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My Bloody Valentine
m b v
The most astounding thing about m b v, of course, is simply that it exists—that a single promise proved true and more than two decades of false starts, myth-filled turmoil, and tortured perfectionism on Kevin Shields’ part came to fruition. My Bloody Valentine‘s audience and critical profile has, of course, increased massively in intervening years (enough in fact to bring down the band’s website for a full night), but the basic aesthetic that defined shoegaze in 1991 has remained remarkably consistent, even if m b v trades some of Loveless‘s dreaminess for rough-around-the-edges aggression. Simply hear the crushing closing trifecta—“In Another Way”, “Nothing Is”, “Wonder 2”—and the naked debt they owe to Shields’ one-time stint in Primal Scream. It’s neither, ultimately, a flawless masterpiece nor a disappointment, but a full-bodied and satisfying yowl from the void of inactivity.
Four years is a long time to wait between records with hardly an update, release, or even much touring to account for it, so you’d be forgiven for having given up or assumed, as I did, that 2009’s fantastic In Prism was some sort of odd fluke or one-time-only gift from the void. It wasn’t. Polvo, the Chapel Hill band that made its bones with fiercely intricate would-be classics Today’s Active Lifestyles and Celebrate the New Dark Ages, returned in October with Siberia, which combines In Prism‘s languorous psychedelic mood pieces with slight hints of Shapes’ eclectic turns: a fluttery acoustic number here (“Old Maps”), a genuine synth solo there (“Light, Raking”), and what even sounds like a clanging drum machine on album closer “Anchoress”. Ash Bowie’s guitar work has mellowed since the crushing hysterics of, say, “Stinger (Five Wigs)” and “Fractured (Like Chandeliers)”, but his knack for melody has only emboldened since Prism‘s dreamy latter half, highlighted here by the lengthy “The Water Wheel” and driving “Some Songs”.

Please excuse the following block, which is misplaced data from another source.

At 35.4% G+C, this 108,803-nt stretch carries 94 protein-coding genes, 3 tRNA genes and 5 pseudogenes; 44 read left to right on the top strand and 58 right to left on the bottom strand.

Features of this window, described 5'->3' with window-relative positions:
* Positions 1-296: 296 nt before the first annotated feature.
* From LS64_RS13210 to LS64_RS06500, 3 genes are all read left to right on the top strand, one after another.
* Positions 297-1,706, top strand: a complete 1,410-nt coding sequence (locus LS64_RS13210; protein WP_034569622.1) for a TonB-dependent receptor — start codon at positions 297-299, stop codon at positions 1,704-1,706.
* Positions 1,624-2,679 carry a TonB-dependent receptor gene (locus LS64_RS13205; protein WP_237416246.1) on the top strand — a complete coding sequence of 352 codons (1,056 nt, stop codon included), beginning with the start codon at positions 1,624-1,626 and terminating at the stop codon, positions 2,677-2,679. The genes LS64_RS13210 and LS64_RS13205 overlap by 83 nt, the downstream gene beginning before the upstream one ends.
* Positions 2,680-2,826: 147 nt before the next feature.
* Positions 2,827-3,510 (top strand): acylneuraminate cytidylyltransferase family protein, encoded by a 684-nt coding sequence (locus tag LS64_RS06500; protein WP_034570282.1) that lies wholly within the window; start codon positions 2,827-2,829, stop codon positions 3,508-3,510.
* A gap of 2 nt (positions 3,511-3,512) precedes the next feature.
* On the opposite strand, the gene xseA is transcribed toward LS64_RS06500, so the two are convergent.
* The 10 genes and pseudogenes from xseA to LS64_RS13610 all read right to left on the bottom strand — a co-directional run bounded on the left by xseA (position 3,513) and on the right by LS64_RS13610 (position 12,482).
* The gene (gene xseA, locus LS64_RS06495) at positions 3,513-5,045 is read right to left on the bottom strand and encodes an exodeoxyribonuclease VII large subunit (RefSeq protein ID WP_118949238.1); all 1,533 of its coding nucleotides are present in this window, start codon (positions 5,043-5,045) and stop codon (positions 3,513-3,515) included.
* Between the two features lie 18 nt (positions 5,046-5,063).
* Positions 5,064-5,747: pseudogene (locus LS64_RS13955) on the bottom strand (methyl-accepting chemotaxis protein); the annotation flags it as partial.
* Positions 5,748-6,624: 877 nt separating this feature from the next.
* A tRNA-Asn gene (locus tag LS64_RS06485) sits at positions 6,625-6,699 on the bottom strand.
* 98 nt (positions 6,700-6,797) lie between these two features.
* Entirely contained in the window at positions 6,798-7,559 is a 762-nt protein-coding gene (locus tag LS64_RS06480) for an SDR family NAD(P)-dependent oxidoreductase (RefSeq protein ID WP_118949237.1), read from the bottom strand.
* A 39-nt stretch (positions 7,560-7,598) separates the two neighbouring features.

The Flaming Lips
Cut from the same damaged cloth as 2009’s Embryonic, The Terror is even more despairing a statement—possibly in response to the dissolution of Wayne Coyne’s marriage, the relapse of Steven Drozd’s heroin addiction, or both. In ways, it hearkens back to 1997’s Zaireeka more than anything you’ll find in the Flaming Lips’ Yoshimi decade—which is to say it is dark, sinister, and noisy, but it never quite rocks, at least not in the manner of “The W.A.N.D.” or “Turn It On”. Sure, “Look… The Sun Is Rising” and “Butterfly, How Long It Takes to Die” have their grooves, but a sense of panic overwhelms, the guitars buzz like saws (or PIL), and the album is ripe with plodding, dread-filled numbers like the desperate title track and eerily searching “You Are Alone”. If Yoshimi is where the Lips solidified their status as string-coated critical darlings, The Terror—just over a decade later—is where they pack up the furry animal costumes for good and crawl back into pop’s foggy underground.
It probably seems a little disingenuous to include this record here, considering its gorgeous, three-minute opening cut, “Open the Door”, sounds like a lost Crosby, Stills & Nash track misplaced sometime in 1974. And it’s not even such an outlier—the rest of New Moon, though admittedly much noisier, partakes in the same pastoral, sun-baked ‘70s vibes, running the gamut from yearning roots-rock (“The Seeds”) to pulsing guitar aggression (“Supermoon”). You can almost take New Moon as a warning: don’t go strumming around campfires in upstate New York, kids, or you’ll end with an album as hippie-fried as this one. Or you can catch the hints that have peppered the Men‘s previous LPs (three in three years—three shouts for productivity) and embrace New Moon‘s firm sense of self as an antidote to Open Your Heart‘s minor identity crisis. Really, by the time you make it to “I Saw Her Face”, the band’s stirring Crazy Horse tribute of a side-closer, you won’t have a choice.
Who are Savages and where did they come from? I mean, I know who they are—a London four-piece whose hype in the critical sphere far preceded the release of Silence Yourself, their debut, last spring—but why now? Why here? What did we do to deserve this record?
Silence Yourself is a product of 2013, but it’s not tied so tightly to any fleeting or current genre trends. The jagged-edge guitar squalls and asserting bass presence bear the proud marks of the ‘80s post-punk revolution. The blistering, overdriven production and remarkably forceful vocals from Jehnny Beth—shrieks, moans, and all—call to mind riot grrrl at its creative peak. (I can’t be the only one to have immediately thought of The Woods on my first listen.) Mostly, though, Silence Yourself could be from any year. From start to finish, its 11 tracks contain the intensity that’s at the core of literally any powerful rock record: those hiccupping shrieks that form the chorus of “Husbands”, the ghosts of guitar echoes that pad out “I Am Here”‘s steady atmospherics, the squalling instrumental chaos that is “Hit Me”. It’s searing, powerful stuff—a record that could have arrived any year, but could only have been recorded by Savages.